How Will a Bankruptcy Affect My Credit?

By Octavio Velarde on August 24, 2020

This is usually the first question on people’s mind when they start to consider a bankruptcy, and it is a reasonable concern.

Credit is an important part of your financial life. Your credit score can determine what kind of car you can afford, where you will live, or whether you qualify for credit at all. It is understandable why protecting your credit is an important consideration when you are looking for a fresh start.

A bankruptcy will affect your credit score, but fortunately, its consequences are not as dire as many people fear. A bankruptcy will appear on your credit report for at least seven years. That means that anyone who pulls your credit will be able to see that you have filed a bankruptcy. Whether any lender decides to offer credit is dependent on their individual evaluation. It can be difficult to predict how a creditor will consider a bankruptcy.

  • For example, some landlords will not accept a tenant who has filed for a bankruptcy in the last year, or in the last 5 years, or sometimes if someone has ever filed a bankruptcy. On the other hand, some landlords are happy to rent to tenants who have gone through a bankruptcy, and with good reason: a tenant who has discharged their debts has more money to pay their rent! If you are considering filing for a bankruptcy, and have plans to move, you may want to apply for your apartment before filing to avoid that uncertainty, but that doesn’t mean you will never be able to rent an apartment again.
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Immediately after filing for bankruptcy, you can expect your credit score to fluctuate for at least the next year. However, there is no rule against using credit throughout the bankruptcy process. There is no freeze on your credit. Indeed, many people find that after filing they receive numerous offers for credit cards or car loans. Creditors are sometimes eager to lend money to someone who has gone into bankruptcy but oftentimes will offer expensive debt (with high interest rates) so it is important to carefully evaluate the terms of any offer.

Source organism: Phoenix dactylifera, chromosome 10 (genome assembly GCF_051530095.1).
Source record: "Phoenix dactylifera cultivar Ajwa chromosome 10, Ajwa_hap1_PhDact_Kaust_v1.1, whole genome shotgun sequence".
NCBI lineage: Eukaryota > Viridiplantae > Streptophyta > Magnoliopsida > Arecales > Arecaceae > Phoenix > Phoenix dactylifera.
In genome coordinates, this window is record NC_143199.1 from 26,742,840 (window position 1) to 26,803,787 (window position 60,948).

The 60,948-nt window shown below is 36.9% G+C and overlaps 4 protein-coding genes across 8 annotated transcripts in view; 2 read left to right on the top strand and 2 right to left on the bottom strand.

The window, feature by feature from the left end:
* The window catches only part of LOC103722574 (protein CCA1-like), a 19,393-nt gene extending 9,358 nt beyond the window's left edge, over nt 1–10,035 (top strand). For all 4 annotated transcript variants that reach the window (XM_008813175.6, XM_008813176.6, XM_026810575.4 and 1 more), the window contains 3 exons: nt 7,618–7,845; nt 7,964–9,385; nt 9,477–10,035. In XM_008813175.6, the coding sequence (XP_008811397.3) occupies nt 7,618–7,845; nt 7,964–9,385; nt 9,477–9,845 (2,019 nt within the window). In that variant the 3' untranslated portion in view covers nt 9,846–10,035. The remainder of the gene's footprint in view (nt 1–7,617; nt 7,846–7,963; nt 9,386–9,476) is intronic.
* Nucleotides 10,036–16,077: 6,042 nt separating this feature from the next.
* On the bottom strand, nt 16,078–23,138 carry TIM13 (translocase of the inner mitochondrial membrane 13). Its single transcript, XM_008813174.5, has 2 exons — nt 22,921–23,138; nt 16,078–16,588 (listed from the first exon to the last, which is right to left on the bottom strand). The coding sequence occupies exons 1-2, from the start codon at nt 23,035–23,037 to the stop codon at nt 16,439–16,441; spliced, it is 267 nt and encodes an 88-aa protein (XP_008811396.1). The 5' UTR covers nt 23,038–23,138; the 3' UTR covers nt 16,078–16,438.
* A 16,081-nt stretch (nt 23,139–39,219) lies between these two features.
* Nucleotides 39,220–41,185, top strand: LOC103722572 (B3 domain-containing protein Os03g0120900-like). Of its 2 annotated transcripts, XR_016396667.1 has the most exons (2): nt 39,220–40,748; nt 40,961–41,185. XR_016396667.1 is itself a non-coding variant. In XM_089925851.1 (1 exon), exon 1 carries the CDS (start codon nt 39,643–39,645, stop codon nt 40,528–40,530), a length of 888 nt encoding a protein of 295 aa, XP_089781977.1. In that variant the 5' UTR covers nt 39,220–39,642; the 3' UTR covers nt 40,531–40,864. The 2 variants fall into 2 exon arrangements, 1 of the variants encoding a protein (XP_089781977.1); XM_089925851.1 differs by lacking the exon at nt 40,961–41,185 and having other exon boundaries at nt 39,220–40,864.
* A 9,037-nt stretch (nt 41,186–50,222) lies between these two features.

Remember, however, that the purpose of the bankruptcy is to get a fresh start and have a stable financial plan. Even if credit is available, you may not be eager to accumulate more credit once you remember what it is like to live debt free.

Remember, however, that the purpose of the bankruptcy is to get a fresh start and have a stable financial plan. Even if credit is available, you may not be eager to accumulate more credit once you remember what it is like to live debt free.

The ideal outcome for a bankruptcy is when someone is able to take the money they used to pay towards interest payments, and instead put that into savings. Credit can be expensive when you factor in interest payments. When you have savings, you can lend yourself money for free and you may not need to turn to credit at all.

Ultimately, many people who file for bankruptcy will see their credit score stabilize and improve after a bankruptcy. To discuss how a bankruptcy might affect your credit score, please call for a free consultation at (619) 330-6870.

The information in this blog post is provided for general informational purposes only, and may not reflect the current law in your jurisdiction. No information contained in this post should be construed as legal advice, nor is it intended to be a substitute for legal counsel on any subject matter. No reader of this post should act or refrain from acting on the basis of any information included in, or accessible through, this post without seeking the appropriate legal or other professional advice on the particular facts and circumstances at issue from a lawyer licensed in the recipient’s state, country or other appropriate licensing jurisdiction.

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